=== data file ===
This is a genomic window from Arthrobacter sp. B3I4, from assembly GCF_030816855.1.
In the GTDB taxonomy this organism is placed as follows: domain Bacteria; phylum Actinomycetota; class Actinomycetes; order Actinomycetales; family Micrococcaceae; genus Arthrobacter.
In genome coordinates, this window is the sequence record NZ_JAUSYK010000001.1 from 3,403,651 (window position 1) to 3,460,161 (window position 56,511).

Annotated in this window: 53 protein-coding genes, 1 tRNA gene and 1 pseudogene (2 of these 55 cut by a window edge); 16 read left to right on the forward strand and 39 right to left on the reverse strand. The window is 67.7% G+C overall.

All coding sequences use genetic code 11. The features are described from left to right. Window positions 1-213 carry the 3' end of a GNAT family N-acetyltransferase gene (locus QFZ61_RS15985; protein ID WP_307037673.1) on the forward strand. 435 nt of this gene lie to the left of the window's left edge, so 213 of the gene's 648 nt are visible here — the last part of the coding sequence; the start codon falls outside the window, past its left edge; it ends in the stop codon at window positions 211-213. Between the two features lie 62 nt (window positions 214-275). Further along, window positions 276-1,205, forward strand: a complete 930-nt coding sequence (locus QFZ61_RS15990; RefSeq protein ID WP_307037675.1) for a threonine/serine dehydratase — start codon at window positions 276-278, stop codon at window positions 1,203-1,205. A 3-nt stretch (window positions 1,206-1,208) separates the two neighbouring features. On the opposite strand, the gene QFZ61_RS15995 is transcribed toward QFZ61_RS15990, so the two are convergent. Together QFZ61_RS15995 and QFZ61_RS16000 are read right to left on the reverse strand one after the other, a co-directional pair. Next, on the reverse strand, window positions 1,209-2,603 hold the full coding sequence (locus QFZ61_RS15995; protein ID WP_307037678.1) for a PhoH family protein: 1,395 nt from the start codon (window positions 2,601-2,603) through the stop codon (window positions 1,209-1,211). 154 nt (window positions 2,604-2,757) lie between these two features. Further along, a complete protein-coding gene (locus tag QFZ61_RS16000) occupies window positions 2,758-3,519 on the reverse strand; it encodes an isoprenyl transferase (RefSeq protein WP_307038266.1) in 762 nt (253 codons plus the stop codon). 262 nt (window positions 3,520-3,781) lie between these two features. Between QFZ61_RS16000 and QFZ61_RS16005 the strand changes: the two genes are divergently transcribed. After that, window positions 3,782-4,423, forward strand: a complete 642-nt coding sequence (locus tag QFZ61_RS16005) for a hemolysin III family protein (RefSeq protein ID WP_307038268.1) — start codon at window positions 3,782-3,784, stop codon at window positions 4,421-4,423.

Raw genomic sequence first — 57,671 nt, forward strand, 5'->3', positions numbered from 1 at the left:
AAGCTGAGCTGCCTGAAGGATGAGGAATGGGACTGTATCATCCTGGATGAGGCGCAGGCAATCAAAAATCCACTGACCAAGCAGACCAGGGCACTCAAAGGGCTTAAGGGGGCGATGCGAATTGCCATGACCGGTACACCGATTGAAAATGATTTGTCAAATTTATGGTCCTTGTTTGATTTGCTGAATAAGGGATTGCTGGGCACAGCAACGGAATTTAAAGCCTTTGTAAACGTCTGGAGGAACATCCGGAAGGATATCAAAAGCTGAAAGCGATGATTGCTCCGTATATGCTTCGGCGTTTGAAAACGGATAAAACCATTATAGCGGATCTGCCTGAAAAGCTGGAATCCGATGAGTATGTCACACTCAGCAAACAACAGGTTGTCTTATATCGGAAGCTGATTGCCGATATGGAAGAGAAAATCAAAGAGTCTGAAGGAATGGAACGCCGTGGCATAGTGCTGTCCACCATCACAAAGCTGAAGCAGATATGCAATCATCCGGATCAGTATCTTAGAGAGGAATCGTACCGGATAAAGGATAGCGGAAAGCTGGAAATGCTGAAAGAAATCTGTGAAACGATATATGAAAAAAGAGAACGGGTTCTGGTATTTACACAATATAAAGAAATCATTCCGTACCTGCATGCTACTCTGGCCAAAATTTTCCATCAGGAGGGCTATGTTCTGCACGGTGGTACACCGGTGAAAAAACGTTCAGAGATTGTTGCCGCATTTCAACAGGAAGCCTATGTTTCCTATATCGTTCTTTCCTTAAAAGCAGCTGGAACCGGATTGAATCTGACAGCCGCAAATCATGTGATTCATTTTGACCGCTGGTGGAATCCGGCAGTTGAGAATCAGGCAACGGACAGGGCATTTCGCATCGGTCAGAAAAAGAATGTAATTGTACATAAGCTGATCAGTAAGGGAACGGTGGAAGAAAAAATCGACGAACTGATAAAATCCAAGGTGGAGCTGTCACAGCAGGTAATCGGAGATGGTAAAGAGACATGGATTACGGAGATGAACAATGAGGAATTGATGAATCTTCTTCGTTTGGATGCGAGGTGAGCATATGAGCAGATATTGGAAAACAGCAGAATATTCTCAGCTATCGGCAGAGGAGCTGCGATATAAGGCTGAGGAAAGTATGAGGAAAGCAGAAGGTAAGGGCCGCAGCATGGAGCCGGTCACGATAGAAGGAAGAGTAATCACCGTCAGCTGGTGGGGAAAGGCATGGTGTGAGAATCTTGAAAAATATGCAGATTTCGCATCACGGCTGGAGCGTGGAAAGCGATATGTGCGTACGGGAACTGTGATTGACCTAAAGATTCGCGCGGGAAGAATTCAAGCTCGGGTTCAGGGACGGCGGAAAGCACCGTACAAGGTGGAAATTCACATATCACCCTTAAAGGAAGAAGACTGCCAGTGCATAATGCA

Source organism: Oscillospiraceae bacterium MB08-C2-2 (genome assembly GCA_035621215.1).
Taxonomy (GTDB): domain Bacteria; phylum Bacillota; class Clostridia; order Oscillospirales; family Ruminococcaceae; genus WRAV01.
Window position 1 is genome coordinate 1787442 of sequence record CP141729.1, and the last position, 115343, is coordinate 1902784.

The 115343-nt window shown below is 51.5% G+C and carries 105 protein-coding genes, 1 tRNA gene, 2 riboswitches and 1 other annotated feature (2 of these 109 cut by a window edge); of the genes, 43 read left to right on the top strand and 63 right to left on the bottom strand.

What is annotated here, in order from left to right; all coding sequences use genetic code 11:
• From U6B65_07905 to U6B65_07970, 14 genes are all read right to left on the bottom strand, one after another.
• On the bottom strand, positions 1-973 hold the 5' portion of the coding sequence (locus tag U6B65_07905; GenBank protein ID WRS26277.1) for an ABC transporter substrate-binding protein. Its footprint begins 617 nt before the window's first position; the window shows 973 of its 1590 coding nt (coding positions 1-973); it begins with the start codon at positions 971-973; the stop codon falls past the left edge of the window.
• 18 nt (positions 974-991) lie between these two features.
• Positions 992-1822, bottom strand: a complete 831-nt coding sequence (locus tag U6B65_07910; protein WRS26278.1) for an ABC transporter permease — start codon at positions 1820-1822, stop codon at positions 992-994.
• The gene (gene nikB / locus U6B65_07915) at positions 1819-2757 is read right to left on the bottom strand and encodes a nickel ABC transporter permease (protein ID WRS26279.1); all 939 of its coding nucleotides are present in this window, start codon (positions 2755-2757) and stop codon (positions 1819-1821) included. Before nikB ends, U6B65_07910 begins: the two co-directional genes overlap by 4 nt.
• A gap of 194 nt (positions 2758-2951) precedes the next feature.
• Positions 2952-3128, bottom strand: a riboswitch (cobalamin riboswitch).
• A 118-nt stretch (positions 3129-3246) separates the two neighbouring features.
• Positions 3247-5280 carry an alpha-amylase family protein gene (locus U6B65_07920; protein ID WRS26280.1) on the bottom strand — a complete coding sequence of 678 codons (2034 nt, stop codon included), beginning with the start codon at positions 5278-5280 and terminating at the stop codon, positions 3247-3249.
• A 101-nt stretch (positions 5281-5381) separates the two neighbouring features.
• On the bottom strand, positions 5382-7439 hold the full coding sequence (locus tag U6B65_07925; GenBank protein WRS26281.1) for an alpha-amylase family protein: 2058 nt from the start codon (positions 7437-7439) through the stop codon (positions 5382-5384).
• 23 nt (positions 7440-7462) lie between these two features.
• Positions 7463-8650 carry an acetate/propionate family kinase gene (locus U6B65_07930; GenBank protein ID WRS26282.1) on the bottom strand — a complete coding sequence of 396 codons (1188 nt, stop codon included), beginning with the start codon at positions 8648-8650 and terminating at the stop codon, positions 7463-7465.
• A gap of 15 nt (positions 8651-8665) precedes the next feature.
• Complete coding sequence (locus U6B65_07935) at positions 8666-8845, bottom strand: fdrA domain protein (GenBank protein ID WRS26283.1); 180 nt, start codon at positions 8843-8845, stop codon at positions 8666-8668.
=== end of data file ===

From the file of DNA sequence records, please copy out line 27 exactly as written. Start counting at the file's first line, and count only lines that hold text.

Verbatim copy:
• Complete coding sequence (locus U6B65_07935) at positions 8666-8845, bottom strand: fdrA domain protein (GenBank protein ID WRS26283.1); 180 nt, start codon at positions 8843-8845, stop codon at positions 8666-8668.